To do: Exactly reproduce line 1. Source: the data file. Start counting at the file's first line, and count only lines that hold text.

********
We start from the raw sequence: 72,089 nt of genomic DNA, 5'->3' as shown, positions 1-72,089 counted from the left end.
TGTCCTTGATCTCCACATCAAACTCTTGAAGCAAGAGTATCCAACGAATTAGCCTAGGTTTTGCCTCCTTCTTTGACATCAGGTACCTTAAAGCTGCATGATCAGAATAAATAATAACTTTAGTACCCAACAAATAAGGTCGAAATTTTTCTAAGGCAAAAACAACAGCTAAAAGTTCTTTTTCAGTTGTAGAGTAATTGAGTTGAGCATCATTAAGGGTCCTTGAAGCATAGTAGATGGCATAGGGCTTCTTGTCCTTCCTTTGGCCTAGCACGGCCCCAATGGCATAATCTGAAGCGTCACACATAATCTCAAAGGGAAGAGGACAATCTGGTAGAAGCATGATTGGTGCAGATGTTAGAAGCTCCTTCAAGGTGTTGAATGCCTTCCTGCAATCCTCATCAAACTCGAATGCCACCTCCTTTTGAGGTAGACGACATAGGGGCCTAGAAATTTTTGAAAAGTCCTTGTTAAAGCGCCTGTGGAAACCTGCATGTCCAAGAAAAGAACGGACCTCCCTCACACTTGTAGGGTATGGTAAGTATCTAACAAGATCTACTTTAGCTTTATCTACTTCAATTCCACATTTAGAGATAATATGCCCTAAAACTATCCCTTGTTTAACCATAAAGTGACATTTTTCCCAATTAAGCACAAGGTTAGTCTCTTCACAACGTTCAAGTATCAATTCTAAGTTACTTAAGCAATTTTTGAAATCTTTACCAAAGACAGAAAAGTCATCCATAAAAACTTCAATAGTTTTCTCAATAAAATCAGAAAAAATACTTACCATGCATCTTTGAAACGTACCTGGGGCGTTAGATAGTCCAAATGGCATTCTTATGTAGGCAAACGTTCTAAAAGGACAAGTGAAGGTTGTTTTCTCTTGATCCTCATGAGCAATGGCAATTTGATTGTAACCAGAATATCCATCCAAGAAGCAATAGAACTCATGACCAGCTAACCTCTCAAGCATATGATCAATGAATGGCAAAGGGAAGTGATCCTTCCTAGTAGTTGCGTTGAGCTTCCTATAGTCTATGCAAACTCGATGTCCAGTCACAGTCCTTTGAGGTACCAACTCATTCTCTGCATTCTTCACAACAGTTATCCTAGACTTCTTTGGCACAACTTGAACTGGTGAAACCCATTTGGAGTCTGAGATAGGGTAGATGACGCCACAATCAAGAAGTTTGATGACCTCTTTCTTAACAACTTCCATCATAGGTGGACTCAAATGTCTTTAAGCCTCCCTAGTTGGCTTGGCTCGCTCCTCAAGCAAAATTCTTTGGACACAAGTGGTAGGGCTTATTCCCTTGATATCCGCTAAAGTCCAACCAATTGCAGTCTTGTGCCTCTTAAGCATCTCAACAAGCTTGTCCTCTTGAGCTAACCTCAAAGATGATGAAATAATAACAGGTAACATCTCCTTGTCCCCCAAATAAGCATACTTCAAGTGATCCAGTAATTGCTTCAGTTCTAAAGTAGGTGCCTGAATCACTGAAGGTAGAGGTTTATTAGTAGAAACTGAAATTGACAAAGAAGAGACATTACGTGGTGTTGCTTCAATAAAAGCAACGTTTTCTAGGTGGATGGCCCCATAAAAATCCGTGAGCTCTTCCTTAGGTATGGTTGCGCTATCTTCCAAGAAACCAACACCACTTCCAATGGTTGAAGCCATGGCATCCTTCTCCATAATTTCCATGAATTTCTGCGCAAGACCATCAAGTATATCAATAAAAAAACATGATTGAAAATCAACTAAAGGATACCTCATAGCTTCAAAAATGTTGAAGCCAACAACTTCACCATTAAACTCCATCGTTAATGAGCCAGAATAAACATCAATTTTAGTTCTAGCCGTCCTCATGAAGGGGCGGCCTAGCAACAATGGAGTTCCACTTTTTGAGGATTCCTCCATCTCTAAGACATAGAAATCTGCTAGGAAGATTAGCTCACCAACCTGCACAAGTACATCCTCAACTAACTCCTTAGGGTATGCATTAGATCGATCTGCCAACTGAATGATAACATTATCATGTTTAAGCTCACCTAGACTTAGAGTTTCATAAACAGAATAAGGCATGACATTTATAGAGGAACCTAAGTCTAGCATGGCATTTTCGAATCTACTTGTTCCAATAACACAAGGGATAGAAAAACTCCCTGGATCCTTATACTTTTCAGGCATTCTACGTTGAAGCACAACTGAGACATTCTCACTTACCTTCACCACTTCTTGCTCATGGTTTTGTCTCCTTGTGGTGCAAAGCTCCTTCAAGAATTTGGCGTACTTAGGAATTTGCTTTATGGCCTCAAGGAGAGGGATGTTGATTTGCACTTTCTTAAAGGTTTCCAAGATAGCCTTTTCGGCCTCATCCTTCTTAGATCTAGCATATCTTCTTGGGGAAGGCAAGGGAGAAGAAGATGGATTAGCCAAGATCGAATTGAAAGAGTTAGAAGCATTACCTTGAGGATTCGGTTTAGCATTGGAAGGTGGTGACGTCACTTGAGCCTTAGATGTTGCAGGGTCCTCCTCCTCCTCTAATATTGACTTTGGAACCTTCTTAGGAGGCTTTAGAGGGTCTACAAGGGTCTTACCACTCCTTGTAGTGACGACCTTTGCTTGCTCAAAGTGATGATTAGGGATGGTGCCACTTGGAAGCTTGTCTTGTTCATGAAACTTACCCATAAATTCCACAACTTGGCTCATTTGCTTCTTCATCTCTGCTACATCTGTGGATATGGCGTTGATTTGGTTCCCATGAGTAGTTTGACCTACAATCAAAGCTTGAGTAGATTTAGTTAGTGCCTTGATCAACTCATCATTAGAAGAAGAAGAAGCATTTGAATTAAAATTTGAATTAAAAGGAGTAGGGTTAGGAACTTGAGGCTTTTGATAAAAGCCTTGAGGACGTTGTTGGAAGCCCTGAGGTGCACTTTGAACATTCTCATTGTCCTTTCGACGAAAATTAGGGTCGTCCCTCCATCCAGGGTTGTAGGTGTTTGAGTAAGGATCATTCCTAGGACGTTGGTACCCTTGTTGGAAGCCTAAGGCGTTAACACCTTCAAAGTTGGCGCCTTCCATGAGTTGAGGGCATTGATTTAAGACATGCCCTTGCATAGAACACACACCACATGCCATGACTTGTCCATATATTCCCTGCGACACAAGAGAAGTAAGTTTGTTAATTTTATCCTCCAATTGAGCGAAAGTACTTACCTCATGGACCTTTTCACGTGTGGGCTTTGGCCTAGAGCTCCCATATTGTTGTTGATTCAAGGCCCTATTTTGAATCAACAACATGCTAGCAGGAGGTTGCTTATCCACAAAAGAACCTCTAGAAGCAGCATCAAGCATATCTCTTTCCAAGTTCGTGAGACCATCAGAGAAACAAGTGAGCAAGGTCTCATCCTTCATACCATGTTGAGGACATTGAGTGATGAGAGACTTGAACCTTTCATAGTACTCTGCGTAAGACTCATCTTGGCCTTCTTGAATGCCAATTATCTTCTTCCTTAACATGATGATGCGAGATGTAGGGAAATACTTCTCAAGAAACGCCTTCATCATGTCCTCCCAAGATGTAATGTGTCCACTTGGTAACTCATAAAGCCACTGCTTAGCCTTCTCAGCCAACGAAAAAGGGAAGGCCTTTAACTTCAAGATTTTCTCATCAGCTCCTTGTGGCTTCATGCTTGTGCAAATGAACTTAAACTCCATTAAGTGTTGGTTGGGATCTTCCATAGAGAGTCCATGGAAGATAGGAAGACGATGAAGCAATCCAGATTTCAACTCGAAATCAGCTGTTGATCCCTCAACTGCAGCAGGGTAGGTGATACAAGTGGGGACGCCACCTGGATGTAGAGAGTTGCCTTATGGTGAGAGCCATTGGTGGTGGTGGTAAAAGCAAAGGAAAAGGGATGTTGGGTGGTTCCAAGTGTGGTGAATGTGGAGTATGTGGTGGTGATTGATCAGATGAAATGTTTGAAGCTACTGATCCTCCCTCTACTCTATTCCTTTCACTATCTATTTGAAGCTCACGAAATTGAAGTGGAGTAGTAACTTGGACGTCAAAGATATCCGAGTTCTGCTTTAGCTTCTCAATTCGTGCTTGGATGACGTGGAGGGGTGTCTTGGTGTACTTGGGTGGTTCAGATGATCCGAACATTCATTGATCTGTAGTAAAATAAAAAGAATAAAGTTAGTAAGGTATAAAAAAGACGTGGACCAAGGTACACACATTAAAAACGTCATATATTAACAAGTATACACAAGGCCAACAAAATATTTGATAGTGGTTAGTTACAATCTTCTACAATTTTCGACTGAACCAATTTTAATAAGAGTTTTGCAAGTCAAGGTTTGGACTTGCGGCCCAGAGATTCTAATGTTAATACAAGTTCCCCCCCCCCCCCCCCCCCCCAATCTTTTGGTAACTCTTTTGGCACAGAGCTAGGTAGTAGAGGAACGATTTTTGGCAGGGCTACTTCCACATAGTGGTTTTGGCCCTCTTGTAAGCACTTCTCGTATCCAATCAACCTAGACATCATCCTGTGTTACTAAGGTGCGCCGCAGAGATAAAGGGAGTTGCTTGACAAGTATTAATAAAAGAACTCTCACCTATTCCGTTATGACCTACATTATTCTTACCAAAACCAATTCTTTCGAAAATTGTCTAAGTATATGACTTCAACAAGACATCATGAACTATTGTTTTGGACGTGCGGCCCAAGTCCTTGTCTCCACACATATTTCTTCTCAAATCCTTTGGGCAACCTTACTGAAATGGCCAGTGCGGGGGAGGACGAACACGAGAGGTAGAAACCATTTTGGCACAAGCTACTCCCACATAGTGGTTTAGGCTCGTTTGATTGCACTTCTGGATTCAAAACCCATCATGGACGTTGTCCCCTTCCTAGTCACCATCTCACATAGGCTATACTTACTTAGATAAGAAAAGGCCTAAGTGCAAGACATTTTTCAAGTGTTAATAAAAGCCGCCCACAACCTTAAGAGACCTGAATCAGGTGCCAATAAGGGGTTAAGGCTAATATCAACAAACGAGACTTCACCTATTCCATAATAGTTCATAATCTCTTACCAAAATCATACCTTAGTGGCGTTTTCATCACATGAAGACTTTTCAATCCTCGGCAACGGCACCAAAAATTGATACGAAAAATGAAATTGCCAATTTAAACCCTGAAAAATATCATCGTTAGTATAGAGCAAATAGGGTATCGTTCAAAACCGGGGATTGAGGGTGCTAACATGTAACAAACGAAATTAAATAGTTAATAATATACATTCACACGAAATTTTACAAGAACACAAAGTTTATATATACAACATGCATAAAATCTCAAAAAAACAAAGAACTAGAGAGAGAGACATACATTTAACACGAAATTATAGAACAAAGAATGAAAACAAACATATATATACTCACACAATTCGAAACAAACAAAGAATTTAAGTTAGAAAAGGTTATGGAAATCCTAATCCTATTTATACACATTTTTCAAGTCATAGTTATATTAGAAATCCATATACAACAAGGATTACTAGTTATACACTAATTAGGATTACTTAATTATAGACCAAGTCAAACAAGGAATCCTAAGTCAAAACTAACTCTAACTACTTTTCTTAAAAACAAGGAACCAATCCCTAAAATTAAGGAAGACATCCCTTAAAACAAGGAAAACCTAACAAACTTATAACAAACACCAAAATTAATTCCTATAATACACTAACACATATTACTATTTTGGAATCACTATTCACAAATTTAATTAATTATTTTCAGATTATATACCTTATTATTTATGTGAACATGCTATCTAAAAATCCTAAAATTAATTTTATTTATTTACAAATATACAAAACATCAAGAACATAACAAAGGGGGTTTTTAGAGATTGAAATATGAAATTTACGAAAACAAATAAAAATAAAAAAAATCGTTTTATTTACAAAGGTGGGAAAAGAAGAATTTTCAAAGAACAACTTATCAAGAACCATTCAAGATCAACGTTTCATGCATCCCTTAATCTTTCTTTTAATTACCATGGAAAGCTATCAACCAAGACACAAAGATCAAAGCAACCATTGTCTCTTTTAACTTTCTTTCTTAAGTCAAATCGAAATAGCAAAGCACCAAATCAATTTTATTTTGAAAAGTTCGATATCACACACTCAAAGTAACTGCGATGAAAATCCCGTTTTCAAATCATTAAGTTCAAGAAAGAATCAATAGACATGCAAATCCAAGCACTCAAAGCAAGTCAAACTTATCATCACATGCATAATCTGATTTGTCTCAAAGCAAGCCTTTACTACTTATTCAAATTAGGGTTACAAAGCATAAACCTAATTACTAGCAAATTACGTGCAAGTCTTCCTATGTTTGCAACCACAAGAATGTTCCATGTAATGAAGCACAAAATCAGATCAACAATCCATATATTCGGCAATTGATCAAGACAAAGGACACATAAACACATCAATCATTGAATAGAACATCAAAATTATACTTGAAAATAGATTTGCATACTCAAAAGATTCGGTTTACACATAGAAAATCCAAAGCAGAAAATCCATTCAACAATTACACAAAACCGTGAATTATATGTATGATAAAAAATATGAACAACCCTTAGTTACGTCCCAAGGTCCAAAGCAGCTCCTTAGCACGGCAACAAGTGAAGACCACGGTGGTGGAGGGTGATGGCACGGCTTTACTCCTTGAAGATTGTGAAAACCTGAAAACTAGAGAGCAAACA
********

We start from the raw sequence: 72,089 nt of genomic DNA, 5'->3' as shown, positions 1-72,089 counted from the left end.